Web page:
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About half of all sarcoidosis patients experience eye problems, ranging from dry eyes to inflammation. This leaflet provides information on the four main types of eye inflammation relating to sarcoidosis.

The information on this page has been compiled with the help of specialist Mr Matthews, Consultant Neuro-ophthalmologist, University Hospitals Birmingham.

Testing for Eye Inflammation

Ophthalmological examination

An ophthalmologist will examine the front part of the eye with a microscope and an intense light. To view the rear part of the eye, the ophthalmologist will use dilating drops to make the pupil big enough to see the back of the eye.

Schirmer test

Dry eyes are common. The lacrimal gland produces tears – important for keeping the eye moist and protecting from infection. The Schirmer test uses blotting paper to measure the moisture (tears) produced by the lacrimal gland in the lower eyelid.

1) Inflammation of the Choroid (Uveitis)

This is the most common eye problem in sarcoidosis. The inflammation can occur in the iris at the front of the eye (anterior uveitis or iris inflammation), but also at the back (posterior uveitis), or even in both simultaneously (panuveitis). In posterior uveitis and panuveitis there is often inflammation also in the vitreous and on the retina. Uveitis can occur in one eye or both eyes simultaneously. It can occur suddenly or gradually.


  • the eye is suddenly red and sometimes painful (acute onset)
  • blurred vision
  • black spots or strings in the image
  • sensitivity to light
  • opacities with the movement of the eye

Treating anterior uveitis

Anterior uveitis rarely heals spontaneously and usually needs treatment with eye drops. Your ophthalmologist may prescribe two kinds of eye drops: corticosteroids inhibit the inflammation and mydriatic substances (drops to dilate the pupil) prevent adhesion of the iris to the lens. If the inflammation lasts a long time or recurs, corticosteroid treatment in tablet form can be effective (for example prednisone).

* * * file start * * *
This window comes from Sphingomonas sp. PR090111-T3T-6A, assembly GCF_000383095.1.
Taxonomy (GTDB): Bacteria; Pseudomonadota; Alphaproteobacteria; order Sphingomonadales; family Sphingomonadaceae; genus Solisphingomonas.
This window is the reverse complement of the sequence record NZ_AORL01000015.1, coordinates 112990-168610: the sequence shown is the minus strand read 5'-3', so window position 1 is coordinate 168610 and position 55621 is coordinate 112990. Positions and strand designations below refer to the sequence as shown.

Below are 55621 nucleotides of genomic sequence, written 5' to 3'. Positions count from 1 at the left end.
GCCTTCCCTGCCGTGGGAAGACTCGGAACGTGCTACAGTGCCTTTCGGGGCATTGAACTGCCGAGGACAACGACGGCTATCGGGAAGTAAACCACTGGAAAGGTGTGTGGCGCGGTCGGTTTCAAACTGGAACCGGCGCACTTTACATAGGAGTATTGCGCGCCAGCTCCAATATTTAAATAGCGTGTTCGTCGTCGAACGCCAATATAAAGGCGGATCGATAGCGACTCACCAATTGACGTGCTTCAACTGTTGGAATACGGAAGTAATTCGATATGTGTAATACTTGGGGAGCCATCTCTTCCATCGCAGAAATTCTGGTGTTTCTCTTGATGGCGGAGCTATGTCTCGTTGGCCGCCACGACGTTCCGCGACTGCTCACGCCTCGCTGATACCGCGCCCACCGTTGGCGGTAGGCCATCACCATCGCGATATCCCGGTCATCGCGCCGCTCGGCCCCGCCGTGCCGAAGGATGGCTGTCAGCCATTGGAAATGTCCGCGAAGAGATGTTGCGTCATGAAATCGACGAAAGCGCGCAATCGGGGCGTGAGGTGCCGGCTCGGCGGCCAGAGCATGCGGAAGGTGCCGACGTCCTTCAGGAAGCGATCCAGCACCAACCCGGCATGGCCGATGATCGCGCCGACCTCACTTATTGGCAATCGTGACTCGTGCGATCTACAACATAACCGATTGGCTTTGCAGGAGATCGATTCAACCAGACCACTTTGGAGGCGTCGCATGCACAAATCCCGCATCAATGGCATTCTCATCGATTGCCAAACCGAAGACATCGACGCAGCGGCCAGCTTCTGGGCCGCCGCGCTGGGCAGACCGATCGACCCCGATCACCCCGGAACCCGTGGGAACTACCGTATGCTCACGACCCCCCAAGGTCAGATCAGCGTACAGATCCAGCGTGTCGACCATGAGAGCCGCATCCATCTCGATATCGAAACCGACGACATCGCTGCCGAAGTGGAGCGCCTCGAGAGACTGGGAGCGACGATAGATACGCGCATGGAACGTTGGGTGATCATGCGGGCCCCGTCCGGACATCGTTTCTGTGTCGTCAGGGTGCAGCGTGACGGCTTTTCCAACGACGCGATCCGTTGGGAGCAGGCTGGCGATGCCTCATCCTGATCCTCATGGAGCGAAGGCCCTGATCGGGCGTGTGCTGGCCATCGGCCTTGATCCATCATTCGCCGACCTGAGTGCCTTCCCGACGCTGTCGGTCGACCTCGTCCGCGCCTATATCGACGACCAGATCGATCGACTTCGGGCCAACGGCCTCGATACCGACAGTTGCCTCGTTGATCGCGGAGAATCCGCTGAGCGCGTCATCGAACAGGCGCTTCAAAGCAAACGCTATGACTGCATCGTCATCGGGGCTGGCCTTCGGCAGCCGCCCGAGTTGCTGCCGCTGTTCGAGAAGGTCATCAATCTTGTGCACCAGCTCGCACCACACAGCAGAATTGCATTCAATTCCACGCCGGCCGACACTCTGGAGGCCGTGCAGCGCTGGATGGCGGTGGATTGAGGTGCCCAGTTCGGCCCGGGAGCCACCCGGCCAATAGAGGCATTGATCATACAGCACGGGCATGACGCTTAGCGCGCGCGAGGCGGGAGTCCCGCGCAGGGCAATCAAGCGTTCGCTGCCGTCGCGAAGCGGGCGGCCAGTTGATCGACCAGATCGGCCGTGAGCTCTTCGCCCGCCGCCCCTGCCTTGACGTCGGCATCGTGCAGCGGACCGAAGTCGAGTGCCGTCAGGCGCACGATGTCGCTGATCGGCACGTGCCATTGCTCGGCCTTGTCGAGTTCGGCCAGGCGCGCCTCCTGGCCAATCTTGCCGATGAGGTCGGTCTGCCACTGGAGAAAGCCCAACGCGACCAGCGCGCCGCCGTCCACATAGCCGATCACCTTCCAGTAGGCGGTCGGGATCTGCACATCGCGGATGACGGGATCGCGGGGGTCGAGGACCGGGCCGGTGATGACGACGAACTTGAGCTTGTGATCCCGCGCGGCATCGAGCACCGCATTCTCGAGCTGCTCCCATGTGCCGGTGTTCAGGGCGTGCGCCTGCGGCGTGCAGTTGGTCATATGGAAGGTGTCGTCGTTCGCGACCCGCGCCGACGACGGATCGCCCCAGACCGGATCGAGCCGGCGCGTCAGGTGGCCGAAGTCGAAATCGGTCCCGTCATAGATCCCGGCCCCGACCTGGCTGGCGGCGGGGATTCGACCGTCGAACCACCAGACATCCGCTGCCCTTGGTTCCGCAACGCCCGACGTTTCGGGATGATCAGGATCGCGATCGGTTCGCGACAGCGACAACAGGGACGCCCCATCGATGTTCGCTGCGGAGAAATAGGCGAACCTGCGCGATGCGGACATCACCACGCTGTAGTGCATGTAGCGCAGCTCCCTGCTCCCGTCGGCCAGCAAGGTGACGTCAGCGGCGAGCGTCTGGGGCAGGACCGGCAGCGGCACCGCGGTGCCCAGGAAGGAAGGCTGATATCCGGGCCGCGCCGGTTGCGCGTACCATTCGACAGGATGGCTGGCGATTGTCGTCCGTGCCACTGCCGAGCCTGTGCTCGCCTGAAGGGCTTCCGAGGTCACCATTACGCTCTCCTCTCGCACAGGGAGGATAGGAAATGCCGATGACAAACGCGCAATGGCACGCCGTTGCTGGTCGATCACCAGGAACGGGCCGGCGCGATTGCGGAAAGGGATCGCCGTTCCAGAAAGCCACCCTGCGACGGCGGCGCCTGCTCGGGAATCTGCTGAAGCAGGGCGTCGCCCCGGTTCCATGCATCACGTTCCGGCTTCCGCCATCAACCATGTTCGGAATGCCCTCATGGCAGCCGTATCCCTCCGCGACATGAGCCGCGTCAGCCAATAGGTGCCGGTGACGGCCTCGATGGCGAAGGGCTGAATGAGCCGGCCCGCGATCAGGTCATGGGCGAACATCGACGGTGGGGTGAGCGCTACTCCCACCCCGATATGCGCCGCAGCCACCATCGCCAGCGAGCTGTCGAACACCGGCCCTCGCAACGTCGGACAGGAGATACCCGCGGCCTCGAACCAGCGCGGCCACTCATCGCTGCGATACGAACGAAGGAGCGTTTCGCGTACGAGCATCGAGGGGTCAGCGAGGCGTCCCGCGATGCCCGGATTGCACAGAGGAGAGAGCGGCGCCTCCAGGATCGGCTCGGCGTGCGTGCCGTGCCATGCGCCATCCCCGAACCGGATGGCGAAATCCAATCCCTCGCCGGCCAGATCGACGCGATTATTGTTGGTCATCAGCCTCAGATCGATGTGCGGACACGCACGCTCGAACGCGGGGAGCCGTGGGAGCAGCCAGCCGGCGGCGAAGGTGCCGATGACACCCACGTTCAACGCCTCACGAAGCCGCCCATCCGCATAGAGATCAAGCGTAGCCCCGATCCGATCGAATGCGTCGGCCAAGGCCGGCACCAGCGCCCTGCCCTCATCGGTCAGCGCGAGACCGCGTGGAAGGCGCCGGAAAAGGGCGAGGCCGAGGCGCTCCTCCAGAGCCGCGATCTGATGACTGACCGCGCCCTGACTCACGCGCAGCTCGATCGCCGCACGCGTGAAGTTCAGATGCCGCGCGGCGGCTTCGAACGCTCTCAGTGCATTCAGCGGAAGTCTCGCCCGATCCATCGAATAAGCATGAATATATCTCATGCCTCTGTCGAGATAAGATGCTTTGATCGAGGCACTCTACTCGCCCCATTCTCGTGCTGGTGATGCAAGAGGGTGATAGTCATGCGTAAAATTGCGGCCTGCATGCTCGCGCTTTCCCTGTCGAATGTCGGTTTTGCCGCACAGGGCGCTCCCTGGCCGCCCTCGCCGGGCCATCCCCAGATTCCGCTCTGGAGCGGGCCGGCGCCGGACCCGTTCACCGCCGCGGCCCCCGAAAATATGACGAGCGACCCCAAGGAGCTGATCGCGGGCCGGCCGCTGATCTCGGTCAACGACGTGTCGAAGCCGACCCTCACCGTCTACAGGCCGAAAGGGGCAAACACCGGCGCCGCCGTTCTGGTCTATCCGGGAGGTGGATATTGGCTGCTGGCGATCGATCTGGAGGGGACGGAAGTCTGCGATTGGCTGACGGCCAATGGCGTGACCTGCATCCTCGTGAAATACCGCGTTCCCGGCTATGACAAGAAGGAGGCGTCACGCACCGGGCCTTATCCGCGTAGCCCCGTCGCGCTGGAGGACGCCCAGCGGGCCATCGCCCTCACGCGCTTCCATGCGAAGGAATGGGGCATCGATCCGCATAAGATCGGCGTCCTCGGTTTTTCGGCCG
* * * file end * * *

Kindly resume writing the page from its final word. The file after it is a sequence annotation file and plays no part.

Treating posterior uveitis

Posterior uveitis can persist or recur. The treatment may consist of corticosteroid injections next to the eye, corticosteroid tablets (e.g. prednisone), sometimes in combination with methotrexate.

Do You Have Uveitis?

The Royal National Institute of Blind People have fantastic and detailed information about uveitis.

You can read it on their website here. This information is also available to download as a Word factsheet here (618KB).

2) Inflammation of the Lacrimal Gland

This type of eye inflammation is rare.


  • dry eyes
  • itchy, burning eyes
  • irritation while reading and using screens
  • overproduction of tears due to cold, draught and wind

Treatment: Administration of artificial tears or ointment.

3) Inflammation of the Conjunctiva

Small bumps (follicles) form in the white of the eye, or on the inner side of the eyelids. This type of eye inflammation is rare.


  • disfigurement of the eye
  • pain, feeling of pressure around the eye
  • redness (severe inflammation)

Treatment: Anti-inflammatory eye drops.

4) Deterioration of the Optic Nerve

Deterioration of the optic nerve rarely occurs and is almost always related to an inflammatory disease of the nervous system. Consultation with a neuro-ophthalmologist is advised.


  • blurred/dim/segmented vision (e.g. lower/upper field blinded)
  • reduced colour vision
  • pain around the eye or eye socket

Treatment: Corticosteroids in tablet form or by infusion.

Neurosarcoidosis and the Eye

The proper functioning of the eye can be affected by neurosarcoidosis. This is sometimes confused with ocular sarcoidosis. For more information on how neurosarcoidosis can affect the eye, see SarcoidosisUK’s patient information leaflet Sarcoidosis and the Nervous System.

Complications of Uveitis

In rare cases of sarcoidosis there may be additional complications surrounding the eye:

Cataracts and glaucoma: Due to the eye inflammation, and long-term treatment with corticosteroids, the lens may become opaque (cataract) and the intraocular pressure can increase (glaucoma). Glaucoma is treated with eye drops and may require surgery in extreme cases. The cataract lens can be replaced by an artificial lens.

Macular oedema: Prolonged uveitis causes retinal swelling which can kill the light-sensitive cells. This can cause permanent ocular damage in sarcoidosis uveitis patients. Treatment may include corticosteroid injections, tablets, or another immunotherapy such as biologics.

Inflamed blood vessels: In posterior uveitis and panuveitis, blood vessels can become inflamed, or granulomas (swellings) may occur in the deeper choroid. In severe cases small blood vessels on the retina may leak or close, causing bleeding and swelling. This can lead to oxygen deficiency and create new, weak blood vessels. These are easily susceptible to bleeding. Retinal laser treatment can treat new blood vessels.


Eye problems are common in sarcoidosis. It is important to detect eye diseases at an early stage. Proper monitoring and timely treatment can often prevent permanent damage. Sarcoidosis patients should contact an eye doctor or good optometrist at least once per year to check for any complications.

Page last updated: May 2018. Next review: May 2020.

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